But what goes unrecognized in such an analysis is that it's not the disease that's frightening; it's the uncertainty.

Chart comparing infection rates with other diseases. Coronavirus occupies not a point, as the others do, but a wide rangeWe don’t really know what the mortality rate is for the coronavirus because we don't actually know how many people have it. Further, ever were we to know what the mortality rate was, could we be absolutely sure that we wouldn't be among those it encompassed?

See, the main difference between the novel coronavirus and the flu is not any feature of either virus or disease. The main differences is a lack of familiarity with the novel coronavirus. The flu is familiar. Yes, people die of the flu. But we know that. We factor it in to our regular lives. We decided to get flu shots (or not) based on the odds we think we are facing.

But we don’t know this new virus. We don’t really know what it's doing. And that creates uncertainty. And uncertainty creates unease. Especially when it revolves around questions of mortality:

Some psychologists maintain that practically everything we do is a kind of resistance in reaction to our awareness of our mortality. This terror management theory posits that our desire for self-preservation coupled with our cognitive awareness of our inevitable deaths leads to a “terror” that can only be mitigated in two ways. First, we mitigate this terror with self-esteem—the belief that each of us is an object of primary value in a meaningful universe. Second, we mitigate our terror by placing a good deal of faith in our cultural worldview. The faith we put in a cultural worldview gives us a feeling of calm in the midst of dread. Our commitment to an understanding of the world around us makes us feel safe and secure in the face of our looming mortality.

However, when those same worldviews are threatened, so too is that feeling of calm. For that reason, we have to defend our worldviews at all cost because they protect us from facing the terror of our mortal lives. Preserving our worldviews is so central to staving off our existential dread that it turns out that the more we think about death and oblivion, the more invested we become in preserving those worldviews.

It seems that one of our preferred methods of defending our worldviews and fending off this core terror is the attempt to establish as many certainties as possible, to know that there is something we can be certain of. In an effort to deny our mortality and the recognition that we are not ultimately in control of our own destinies, we try to control our world and one another and we seek to cling to as many certain truths as we can along the way.

The Certainty of Uncertaintyp. 4

This explains both the toilet-paper hoarders and the people crowding bars and restaurants: each is trying to demonstrate some control over their environment in the midst of uncertainty. Each is trying to say, ultimately, “I’m in control of my life and my destiny, not some random virus!” But then each is prone to making a costly error: in the former, denying others resources by one’s own hoarding; in the second, contributing to the spread of contagion.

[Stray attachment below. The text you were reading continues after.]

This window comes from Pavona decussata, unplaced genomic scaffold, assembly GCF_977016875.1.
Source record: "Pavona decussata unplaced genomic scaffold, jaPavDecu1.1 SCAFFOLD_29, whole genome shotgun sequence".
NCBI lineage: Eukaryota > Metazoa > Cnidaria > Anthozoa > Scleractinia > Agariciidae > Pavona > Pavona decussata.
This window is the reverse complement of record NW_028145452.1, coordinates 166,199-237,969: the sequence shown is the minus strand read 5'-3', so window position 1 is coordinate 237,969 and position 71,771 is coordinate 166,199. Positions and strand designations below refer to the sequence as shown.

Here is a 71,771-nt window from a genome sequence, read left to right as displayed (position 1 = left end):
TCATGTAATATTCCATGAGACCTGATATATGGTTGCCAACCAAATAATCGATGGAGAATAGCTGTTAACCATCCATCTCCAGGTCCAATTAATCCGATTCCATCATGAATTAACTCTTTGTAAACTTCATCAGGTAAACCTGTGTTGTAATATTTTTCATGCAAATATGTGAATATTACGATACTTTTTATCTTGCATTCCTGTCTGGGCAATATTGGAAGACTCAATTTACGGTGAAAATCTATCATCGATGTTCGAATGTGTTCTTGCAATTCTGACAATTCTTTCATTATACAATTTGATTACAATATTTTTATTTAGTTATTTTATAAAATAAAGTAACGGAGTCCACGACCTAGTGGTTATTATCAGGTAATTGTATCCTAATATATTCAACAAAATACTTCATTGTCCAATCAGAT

In the end, there are really only two ways to combat uncertainty: (1) by the acquisition of more, reliable data, such as that being shared by respected public health officials where such data exists, and (2) by living faithfully with hope. We don’t know whether we as individuals will contract the disease, and we don’t know what will happen to us with certainty if we do. But we can live our lives not out of fear of uncertainty, but by acknowledging our uncertainty and living prudently in the meantime, neither panicking nor engaging in reckless behavior.

In the end, it will likely be our fear of uncertainty that will take a greater toll on us than the virus would have on its own. If we do not name that uncertainty and own it, our fear of it will continue to take that toll on us.

The best we can do in the meantime, then, is to acknowledge our unknowing, learn what we can, behave prudently, and take care of one another, even if that care is at a distance. And, of course, wash our hands.

Why We Engage in “Social Distancing”

Absent a vaccine or martial law, the coronavirus is going to continue to spread. But there are some things we can do to slow down the spread of the virus. You might think, ‘We’re all going to get it; why not just get it over with?’ The reality is, even if ultimately the same number of people get infected, it matters when they get infected. If a lot of people get infected right away, it can overwhelm the healthcare infrastructure and there won't be enough hospital beds or ventilators for the very ill. However, if we take prudent measures, such as avoiding large crowds, cancelling large gatherings, washing hands, and other steps, then we “flatten the curve” and give the healthcare system the space it needs to treat everyone in need.